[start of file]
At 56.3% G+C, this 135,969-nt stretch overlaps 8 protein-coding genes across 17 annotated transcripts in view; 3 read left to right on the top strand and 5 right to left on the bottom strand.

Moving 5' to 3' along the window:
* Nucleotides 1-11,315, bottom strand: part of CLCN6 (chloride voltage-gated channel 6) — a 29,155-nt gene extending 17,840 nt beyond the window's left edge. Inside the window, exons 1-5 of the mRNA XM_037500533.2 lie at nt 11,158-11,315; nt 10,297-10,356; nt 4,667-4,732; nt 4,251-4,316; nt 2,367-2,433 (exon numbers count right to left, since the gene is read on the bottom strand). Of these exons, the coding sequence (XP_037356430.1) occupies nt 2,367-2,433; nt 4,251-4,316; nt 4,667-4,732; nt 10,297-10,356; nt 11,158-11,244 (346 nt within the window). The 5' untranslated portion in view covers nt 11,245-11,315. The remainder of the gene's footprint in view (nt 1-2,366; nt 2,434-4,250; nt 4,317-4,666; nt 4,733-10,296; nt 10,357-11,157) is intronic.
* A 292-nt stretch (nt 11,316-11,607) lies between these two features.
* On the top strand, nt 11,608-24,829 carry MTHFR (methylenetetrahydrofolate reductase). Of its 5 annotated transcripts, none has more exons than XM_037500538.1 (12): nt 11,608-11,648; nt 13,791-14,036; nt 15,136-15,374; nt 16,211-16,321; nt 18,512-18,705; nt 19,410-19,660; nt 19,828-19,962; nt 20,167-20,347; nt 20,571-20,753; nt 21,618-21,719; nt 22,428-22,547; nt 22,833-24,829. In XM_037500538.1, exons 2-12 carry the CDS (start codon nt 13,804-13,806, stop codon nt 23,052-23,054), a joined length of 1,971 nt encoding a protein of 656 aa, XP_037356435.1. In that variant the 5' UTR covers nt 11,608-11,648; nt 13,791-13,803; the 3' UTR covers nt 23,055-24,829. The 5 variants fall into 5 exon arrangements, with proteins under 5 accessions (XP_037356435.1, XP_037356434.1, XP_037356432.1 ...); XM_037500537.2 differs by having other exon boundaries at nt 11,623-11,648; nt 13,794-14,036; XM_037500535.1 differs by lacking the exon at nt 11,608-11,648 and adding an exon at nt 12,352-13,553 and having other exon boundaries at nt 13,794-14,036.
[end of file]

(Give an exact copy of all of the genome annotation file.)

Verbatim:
At 56.3% G+C, this 135,969-nt stretch overlaps 8 protein-coding genes across 17 annotated transcripts in view; 3 read left to right on the top strand and 5 right to left on the bottom strand.

Moving 5' to 3' along the window:
* Nucleotides 1-11,315, bottom strand: part of CLCN6 (chloride voltage-gated channel 6) — a 29,155-nt gene extending 17,840 nt beyond the window's left edge. Inside the window, exons 1-5 of the mRNA XM_037500533.2 lie at nt 11,158-11,315; nt 10,297-10,356; nt 4,667-4,732; nt 4,251-4,316; nt 2,367-2,433 (exon numbers count right to left, since the gene is read on the bottom strand). Of these exons, the coding sequence (XP_037356430.1) occupies nt 2,367-2,433; nt 4,251-4,316; nt 4,667-4,732; nt 10,297-10,356; nt 11,158-11,244 (346 nt within the window). The 5' untranslated portion in view covers nt 11,245-11,315. The remainder of the gene's footprint in view (nt 1-2,366; nt 2,434-4,250; nt 4,317-4,666; nt 4,733-10,296; nt 10,357-11,157) is intronic.
* A 292-nt stretch (nt 11,316-11,607) lies between these two features.
* On the top strand, nt 11,608-24,829 carry MTHFR (methylenetetrahydrofolate reductase). Of its 5 annotated transcripts, none has more exons than XM_037500538.1 (12): nt 11,608-11,648; nt 13,791-14,036; nt 15,136-15,374; nt 16,211-16,321; nt 18,512-18,705; nt 19,410-19,660; nt 19,828-19,962; nt 20,167-20,347; nt 20,571-20,753; nt 21,618-21,719; nt 22,428-22,547; nt 22,833-24,829. In XM_037500538.1, exons 2-12 carry the CDS (start codon nt 13,804-13,806, stop codon nt 23,052-23,054), a joined length of 1,971 nt encoding a protein of 656 aa, XP_037356435.1. In that variant the 5' UTR covers nt 11,608-11,648; nt 13,791-13,803; the 3' UTR covers nt 23,055-24,829. The 5 variants fall into 5 exon arrangements, with proteins under 5 accessions (XP_037356435.1, XP_037356434.1, XP_037356432.1 ...); XM_037500537.2 differs by having other exon boundaries at nt 11,623-11,648; nt 13,794-14,036; XM_037500535.1 differs by lacking the exon at nt 11,608-11,648 and adding an exon at nt 12,352-13,553 and having other exon boundaries at nt 13,794-14,036.